The program:
James Wintle's Pontoon-Bridge Miracle for clarinet, violin and piano, commissioned by Orion in 1996, is a highly programmatic and expertly crafted piece based on a poem about Chicago by American poet Nicholas Vachel Lindsay (1879-1931).

Mozart's Duo in B-flat Major for violin and viola, K. 424 was an act of friendship.

The Quartet in E-flat Major for violin, viola, cello and piano, K. 493 features some of Mozart's finest and most elegant writing for piano and strings.

Alexander von Zemlinsky's Trio in D Minor for clarinet, cello and piano, Op. 3 so impressed Brahms that he immediately brought it to the attention of his publisher.

Orion's 2016-17 season:
Orion's 2016-17 season, Miniatures and Masterworks, continues with "Serenade by Three: Orion Beginnings" in November, spotlighting Orion's original three members with works by Yadzinski, Granados, Khatchaturian, John Williams and Glick; "Connections" in March, welcoming back Stephen Boe for a program of Kritz, Mahler and Rebecca Clarke; and "Wit and Passion" in May, also featuring Boe for works by Jean Francaix and Brahms. Also during the season, Orion hosts a fall benefit November 19 at 12 noon at Dunham Woods Riding Club in Wayne, Illinois and appears on the broadcast series "Live from WFMT" October 3, 2016 and March 20, 2017 at 8 p.m.

 For tickets or more information, call 630-628-9591 or visit

--Jill Chukerman, JAC Communications

Mahler: Symphony No. 5 (CD review)

Plus, a second disc with the conductor discussing the work. Benjamin Zander, Philharmonia Orchestra. Telarc 2CD-80569 (2-disc set).

No guts, no glory. Benjamin Zander and the Philharmonia Orchestra attack this most passionate of Mahler's big orchestral works with all the extremes of emotion it deserves. Indeed, Zander's performance may come as close to Mahler's intentions as any recording on the market.

Austrian composer and conductor Gustav Mahler (1860-1911) wrote his Symphony No. 5 in 1901-02, and it is among his most varied works, beginning in sorrow and solemnity and culminating in joy and happiness. The turning points are the third movement Scherzo, sounding much like Mahler's usual parodies of a traditional Viennese waltz, and the famous Adagietto, really a love letter to the composer's wife, Alma. These lead into the joyous Finale.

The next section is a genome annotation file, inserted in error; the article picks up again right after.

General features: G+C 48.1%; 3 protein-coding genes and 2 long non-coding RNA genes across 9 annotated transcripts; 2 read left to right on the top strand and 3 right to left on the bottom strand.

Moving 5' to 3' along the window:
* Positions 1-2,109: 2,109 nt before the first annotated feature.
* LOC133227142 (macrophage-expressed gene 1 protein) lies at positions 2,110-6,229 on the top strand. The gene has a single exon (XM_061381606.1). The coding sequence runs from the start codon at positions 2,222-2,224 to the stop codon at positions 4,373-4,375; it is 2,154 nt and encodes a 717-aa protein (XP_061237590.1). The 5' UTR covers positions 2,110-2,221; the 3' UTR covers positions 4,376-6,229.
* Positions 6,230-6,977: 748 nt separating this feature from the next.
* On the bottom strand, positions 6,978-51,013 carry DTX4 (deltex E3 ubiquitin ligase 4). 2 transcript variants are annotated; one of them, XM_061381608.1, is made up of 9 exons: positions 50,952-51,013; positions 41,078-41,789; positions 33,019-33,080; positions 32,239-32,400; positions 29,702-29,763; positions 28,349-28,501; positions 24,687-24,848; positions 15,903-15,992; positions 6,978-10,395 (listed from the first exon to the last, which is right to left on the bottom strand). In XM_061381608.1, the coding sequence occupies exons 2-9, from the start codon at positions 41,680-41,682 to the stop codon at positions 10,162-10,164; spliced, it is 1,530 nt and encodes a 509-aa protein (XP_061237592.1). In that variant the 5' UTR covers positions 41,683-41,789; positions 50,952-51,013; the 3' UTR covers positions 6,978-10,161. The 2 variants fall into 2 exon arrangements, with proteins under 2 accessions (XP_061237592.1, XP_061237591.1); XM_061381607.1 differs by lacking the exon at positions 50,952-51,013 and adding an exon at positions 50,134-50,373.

Zander takes each movement very slightly quicker than many of his rivals, but never does he lose the lilt or flavor of the more lustrous passages. Interestingly, too, Zander tells us in a booklet note that after he had recorded the piece, he compared his timings for each movement to those of Mahler himself as reported by a listener at a rehearsal of the work, and Zander's timings were no more than a minute different from Mahler's for the entire symphony. Of course, that doesn't prove anything, really, because we don't know for certain what Mahler's tempos were in an actual performance, nor do we know what Mahler's phrasing was like. Nor can we be sure that any composer is the ultimate authority on conducting his own works. Whatever, it makes a fascinating point.

Benjamin Zander
None of this is to suggest that Zander's reading is any better than rival versions, but it surely equals some of the best I've heard. However, I still have a preference for Sir John Barbirolli's rendition (EMI, now Warner Classics) in which Sir John wears his heart more openly on his sleeve, luxuriating ever the more slowly in each movement, especially the Adagietto, which, nonetheless, manages to sound a note of love and beauty rather than being entirely funereal. Getting back to Zander, let's give him an A for effort here and assume his performance is as close to Mahler's designs as any around, a small degree of sentimentality notwithstanding.